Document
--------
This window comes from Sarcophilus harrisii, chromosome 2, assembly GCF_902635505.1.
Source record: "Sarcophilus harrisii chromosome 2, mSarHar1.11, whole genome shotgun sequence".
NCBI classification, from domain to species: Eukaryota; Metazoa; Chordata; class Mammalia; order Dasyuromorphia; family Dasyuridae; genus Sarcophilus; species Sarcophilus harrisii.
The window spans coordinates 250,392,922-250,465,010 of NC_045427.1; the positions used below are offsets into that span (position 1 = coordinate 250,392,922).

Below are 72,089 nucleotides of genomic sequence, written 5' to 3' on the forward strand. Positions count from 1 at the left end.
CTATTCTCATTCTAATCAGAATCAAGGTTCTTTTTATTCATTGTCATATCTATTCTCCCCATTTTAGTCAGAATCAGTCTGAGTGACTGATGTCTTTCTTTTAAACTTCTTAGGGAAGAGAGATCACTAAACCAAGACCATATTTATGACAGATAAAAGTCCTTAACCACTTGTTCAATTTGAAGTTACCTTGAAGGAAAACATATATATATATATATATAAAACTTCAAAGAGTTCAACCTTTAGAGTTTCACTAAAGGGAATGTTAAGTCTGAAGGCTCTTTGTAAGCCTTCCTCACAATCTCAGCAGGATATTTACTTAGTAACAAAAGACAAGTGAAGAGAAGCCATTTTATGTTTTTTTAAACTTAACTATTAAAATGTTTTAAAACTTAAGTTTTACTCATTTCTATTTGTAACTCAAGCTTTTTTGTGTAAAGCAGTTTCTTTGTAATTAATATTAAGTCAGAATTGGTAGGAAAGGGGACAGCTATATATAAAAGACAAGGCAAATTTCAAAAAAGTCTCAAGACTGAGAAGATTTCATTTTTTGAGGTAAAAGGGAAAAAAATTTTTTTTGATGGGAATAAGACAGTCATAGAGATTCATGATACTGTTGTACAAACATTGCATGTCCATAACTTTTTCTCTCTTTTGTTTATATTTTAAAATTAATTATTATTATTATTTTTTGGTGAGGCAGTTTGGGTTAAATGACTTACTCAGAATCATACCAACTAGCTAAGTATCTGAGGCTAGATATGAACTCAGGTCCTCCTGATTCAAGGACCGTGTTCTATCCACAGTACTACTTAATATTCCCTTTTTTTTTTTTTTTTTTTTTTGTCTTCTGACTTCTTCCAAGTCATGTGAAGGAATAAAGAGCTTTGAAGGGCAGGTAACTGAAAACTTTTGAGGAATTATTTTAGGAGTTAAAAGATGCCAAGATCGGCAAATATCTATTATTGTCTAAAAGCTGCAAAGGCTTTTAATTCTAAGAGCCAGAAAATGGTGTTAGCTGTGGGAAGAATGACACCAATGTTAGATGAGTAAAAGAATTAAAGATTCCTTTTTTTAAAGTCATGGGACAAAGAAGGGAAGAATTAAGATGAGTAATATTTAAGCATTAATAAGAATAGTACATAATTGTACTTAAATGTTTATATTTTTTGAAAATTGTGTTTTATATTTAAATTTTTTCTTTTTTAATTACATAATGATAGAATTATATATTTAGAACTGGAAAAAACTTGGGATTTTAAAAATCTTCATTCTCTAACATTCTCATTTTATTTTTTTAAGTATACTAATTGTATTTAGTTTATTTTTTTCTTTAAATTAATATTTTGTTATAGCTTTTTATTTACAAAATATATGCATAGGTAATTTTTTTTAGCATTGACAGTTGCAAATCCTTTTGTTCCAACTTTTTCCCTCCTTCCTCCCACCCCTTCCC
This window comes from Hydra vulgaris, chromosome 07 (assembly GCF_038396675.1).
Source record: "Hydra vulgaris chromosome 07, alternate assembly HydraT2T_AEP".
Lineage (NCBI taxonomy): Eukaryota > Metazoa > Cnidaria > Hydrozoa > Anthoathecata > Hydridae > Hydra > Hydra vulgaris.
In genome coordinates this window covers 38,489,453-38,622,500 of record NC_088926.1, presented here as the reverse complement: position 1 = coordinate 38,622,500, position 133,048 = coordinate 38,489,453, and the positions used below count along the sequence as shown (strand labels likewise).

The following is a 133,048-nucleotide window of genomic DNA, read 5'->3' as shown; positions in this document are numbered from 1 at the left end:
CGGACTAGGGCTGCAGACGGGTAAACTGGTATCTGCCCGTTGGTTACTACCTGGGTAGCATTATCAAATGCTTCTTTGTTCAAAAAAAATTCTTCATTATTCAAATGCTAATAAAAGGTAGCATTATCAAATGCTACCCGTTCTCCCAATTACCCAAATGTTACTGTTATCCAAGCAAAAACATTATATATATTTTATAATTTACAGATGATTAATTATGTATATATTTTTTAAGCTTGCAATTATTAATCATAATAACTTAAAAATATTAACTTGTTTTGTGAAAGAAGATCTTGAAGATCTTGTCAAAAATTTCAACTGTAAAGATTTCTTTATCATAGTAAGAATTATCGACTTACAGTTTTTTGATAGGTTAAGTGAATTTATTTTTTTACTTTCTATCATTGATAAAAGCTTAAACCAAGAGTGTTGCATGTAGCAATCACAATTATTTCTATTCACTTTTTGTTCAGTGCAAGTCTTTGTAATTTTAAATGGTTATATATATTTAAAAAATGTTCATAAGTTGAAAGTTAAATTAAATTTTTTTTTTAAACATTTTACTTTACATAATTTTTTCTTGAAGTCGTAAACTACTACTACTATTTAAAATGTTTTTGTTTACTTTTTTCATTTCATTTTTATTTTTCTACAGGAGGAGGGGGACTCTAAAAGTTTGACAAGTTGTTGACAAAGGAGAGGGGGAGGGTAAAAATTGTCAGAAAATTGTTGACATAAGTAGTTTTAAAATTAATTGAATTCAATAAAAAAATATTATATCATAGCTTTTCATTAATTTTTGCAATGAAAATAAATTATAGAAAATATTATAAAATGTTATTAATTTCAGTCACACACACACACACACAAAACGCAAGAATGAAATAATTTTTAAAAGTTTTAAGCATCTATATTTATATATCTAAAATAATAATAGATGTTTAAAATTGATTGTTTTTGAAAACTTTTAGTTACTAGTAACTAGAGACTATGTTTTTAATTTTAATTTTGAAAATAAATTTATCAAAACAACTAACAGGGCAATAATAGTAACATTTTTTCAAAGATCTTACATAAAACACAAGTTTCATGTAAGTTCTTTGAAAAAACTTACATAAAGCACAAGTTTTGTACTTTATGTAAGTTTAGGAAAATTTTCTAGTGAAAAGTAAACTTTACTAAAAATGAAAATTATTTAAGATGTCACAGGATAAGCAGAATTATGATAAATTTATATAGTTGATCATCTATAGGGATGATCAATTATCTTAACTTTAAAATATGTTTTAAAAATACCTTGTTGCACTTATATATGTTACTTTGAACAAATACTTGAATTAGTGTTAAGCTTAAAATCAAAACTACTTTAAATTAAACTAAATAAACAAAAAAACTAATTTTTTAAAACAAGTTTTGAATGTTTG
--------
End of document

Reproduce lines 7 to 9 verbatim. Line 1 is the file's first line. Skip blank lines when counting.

This window comes from Hydra vulgaris, chromosome 07 (assembly GCF_038396675.1).
Source record: "Hydra vulgaris chromosome 07, alternate assembly HydraT2T_AEP".
Lineage (NCBI taxonomy): Eukaryota > Metazoa > Cnidaria > Hydrozoa > Anthoathecata > Hydridae > Hydra > Hydra vulgaris.